- The Washington Times - Wednesday, August 14, 2002

PRAGUE Raging floodwaters pushed the Vltava River to its highest levels in more than 100 years yesterday, threatening some of Europe's finest architectural treasures and driving tens of thousands of people from their homes.
Soldiers and volunteers braved torrential rains to sandbag centuries-old churches and concert houses in the historic city as repeated forecasts that the river was about to crest went by with the water continuing to rise.
Even worse damage was reported from other parts of the country. Nine deaths were reported across the Czech Republic, and more than 200,000 people were evacuated. The death toll from several days of flooding reached 88 people across Europe.
Most of those battling to defend Prague's medieval buildings and frescoes, some dating to the 13th century, said they were too busy to talk to reporters.
"We don't have time" to discuss it. "We have to move furniture," said the manager of the riverside Four Seasons Hotel before hanging up the phone.
A 28-year-old office worker, Marek Jasek, told Reuters news agency, "We can't stop now. Every hour is crucial to keep the water away."
A state of emergency was imposed Monday evening, even before floodwaters began to spill into the tourist-frequented Mala Strana district beneath Prague castle, the seat of old Bohemian kings.
Cranes were employed to clear debris from the 14th-century Charles Bridge, a famous landmark, to prevent its spans from being torn down. Officials warned that the river, already 20 feet above normal, could rise an additional 3 feet by this morning.
Prime Minister Vladimir Spidla described the situation as "grave."
Officials said most of the people who were evacuated waited to leave their homes until the floodwaters began spilling into the streets.
Many refused to believe the water would reach them, despite the dramatic pictures on television. Others feared looters, even though police and army personnel were deployed to protect evacuated areas.
Even more damaging floods have occurred outside the Czech capital. About 100 miles south of Prague, Cesky Krumlov, a United Nations Educational, Scientific and Cultural Organization World Heritage site, was virtually cut off by rising waters, as was the nearby city of Ceske Budejovice home of the original Budweiser beer.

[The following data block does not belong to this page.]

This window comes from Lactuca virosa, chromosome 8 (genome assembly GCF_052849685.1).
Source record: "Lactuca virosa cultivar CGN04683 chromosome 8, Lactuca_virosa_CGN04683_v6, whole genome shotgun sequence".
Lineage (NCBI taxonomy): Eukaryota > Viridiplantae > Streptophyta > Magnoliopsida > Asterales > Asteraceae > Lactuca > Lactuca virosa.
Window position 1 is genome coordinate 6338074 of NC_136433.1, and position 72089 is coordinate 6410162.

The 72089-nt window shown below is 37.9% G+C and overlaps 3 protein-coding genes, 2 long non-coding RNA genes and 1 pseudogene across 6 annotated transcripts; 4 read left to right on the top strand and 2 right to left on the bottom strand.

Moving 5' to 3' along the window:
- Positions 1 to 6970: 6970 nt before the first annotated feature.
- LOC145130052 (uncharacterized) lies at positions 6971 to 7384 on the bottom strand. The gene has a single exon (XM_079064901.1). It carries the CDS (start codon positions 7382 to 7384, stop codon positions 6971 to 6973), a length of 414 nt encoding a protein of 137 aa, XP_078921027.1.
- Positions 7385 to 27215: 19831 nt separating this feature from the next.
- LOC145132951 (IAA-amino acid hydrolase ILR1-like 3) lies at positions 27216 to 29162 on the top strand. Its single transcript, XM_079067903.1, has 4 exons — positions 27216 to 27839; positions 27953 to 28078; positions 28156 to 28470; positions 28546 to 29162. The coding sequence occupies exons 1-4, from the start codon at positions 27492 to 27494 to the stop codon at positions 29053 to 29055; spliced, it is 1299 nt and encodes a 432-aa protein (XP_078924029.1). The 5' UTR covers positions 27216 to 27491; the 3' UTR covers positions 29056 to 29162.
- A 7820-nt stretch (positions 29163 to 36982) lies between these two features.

In the west, Pilsen, another city famous for its amber brew, was virtually underwater after four rivers in the region overran their banks.
The latest death reported in the Czech Republic was an elderly man whose body was carried for miles south of Prague. Another man died trying to save his dog in rushing waters, and several more people were missing.
In Germany, rising water on the Elbe River forced the partial evacuation of the Baroque city of Dresden, and the Zwinger Palace, home to one of Europe's great art museums, lay partly underwater.
In Austria, deaths were reported in Salzburg, and officials said the Danube River was rising by up to 3 feet an hour, according to wire services.
In Romania, a mother and baby died when a house collapsed in violent winds that also overturned a bus, killing the driver.
Weekend flooding in Russia's Black Sea region killed at least 58 persons, mostly Russian vacationers. Authorities have ordered a swift evacuation of tourists from affected areas for fear that sweltering temperatures could spark an epidemic.
A massive cleanup operation was under way in and around the oil port of Novorossiisk, where raging waters and winds had destroyed houses, uprooted trees and tossed cars. The German states of Bavaria and Saxony were hard hit, Reuters reported.
Many streets in Dresden, the Saxon capital, were closed. The fire brigade pumped water out of the basement of the Semper opera house, next to the Zwinger. Officials said the museum's art collections were unharmed.
The Elbe River in Dresden was about 16 feet above normal, the highest level since 1941, and 800 people were evacuated from a city hospital.
The Elbe and the Mulde, also in Saxony, were expected to rise overnight, and emergency services said they were preparing to evacuate 30,000 people. Officials said two persons died and seven were missing in the region.
This article is based in part on wire service reports.

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